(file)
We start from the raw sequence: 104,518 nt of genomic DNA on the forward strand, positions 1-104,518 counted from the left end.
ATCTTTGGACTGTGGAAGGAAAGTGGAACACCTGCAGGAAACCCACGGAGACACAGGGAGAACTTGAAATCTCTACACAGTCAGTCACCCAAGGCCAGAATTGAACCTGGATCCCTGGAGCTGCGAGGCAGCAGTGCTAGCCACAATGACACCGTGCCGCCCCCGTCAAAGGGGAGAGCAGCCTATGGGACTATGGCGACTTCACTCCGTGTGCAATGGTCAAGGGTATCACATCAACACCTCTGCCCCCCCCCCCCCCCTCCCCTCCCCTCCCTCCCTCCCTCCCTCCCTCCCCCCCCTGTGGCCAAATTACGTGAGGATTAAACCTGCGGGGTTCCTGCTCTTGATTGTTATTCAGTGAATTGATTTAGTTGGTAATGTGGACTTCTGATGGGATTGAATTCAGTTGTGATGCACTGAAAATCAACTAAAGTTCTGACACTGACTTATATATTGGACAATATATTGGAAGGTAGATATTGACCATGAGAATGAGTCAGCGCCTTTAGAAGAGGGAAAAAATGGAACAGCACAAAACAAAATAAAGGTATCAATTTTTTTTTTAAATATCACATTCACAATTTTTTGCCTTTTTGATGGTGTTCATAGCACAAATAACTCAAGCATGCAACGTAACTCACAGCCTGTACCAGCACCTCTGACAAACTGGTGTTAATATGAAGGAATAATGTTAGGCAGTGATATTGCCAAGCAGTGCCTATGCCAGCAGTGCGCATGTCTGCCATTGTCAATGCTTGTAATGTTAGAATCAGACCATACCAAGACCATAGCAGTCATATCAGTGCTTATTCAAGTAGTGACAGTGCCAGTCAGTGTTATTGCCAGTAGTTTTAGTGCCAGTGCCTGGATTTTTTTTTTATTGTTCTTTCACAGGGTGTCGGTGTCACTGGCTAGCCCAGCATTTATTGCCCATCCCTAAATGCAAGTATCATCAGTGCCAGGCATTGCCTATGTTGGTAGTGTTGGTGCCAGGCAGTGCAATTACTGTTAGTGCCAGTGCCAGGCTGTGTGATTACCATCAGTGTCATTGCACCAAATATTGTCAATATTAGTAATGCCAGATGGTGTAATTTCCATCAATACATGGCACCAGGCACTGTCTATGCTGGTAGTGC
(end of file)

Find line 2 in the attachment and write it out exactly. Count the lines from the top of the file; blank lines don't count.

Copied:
ATCTTTGGACTGTGGAAGGAAAGTGGAACACCTGCAGGAAACCCACGGAGACACAGGGAGAACTTGAAATCTCTACACAGTCAGTCACCCAAGGCCAGAATTGAACCTGGATCCCTGGAGCTGCGAGGCAGCAGTGCTAGCCACAATGACACCGTGCCGCCCCCGTCAAAGGGGAGAGCAGCCTATGGGACTATGGCGACTTCACTCCGTGTGCAATGGTCAAGGGTATCACATCAACACCTCTGCCCCCCCCCCCCCCCTCCCCTCCCCTCCCTCCCTCCCTCCCTCCCTCCCCCCCCTGTGGCCAAATTACGTGAGGATTAAACCTGCGGGGTTCCTGCTCTTGATTGTTATTCAGTGAATTGATTTAGTTGGTAATGTGGACTTCTGATGGGATTGAATTCAGTTGTGATGCACTGAAAATCAACTAAAGTTCTGACACTGACTTATATATTGGACAATATATTGGAAGGTAGATATTGACCATGAGAATGAGTCAGCGCCTTTAGAAGAGGGAAAAAATGGAACAGCACAAAACAAAATAAAGGTATCAATTTTTTTTTTAAATATCACATTCACAATTTTTTGCCTTTTTGATGGTGTTCATAGCACAAATAACTCAAGCATGCAACGTAACTCACAGCCTGTACCAGCACCTCTGACAAACTGGTGTTAATATGAAGGAATAATGTTAGGCAGTGATATTGCCAAGCAGTGCCTATGCCAGCAGTGCGCATGTCTGCCATTGTCAATGCTTGTAATGTTAGAATCAGACCATACCAAGACCATAGCAGTCATATCAGTGCTTATTCAAGTAGTGACAGTGCCAGTCAGTGTTATTGCCAGTAGTTTTAGTGCCAGTGCCTGGATTTTTTTTTTATTGTTCTTTCACAGGGTGTCGGTGTCACTGGCTAGCCCAGCATTTATTGCCCATCCCTAAATGCAAGTATCATCAGTGCCAGGCATTGCCTATGTTGGTAGTGTTGGTGCCAGGCAGTGCAATTACTGTTAGTGCCAGTGCCAGGCTGTGTGATTACCATCAGTGTCATTGCACCAAATATTGTCAATATTAGTAATGCCAGATGGTGTAATTTCCATCAATACATGGCACCAGGCACTGTCTATGCTGGTAGTGC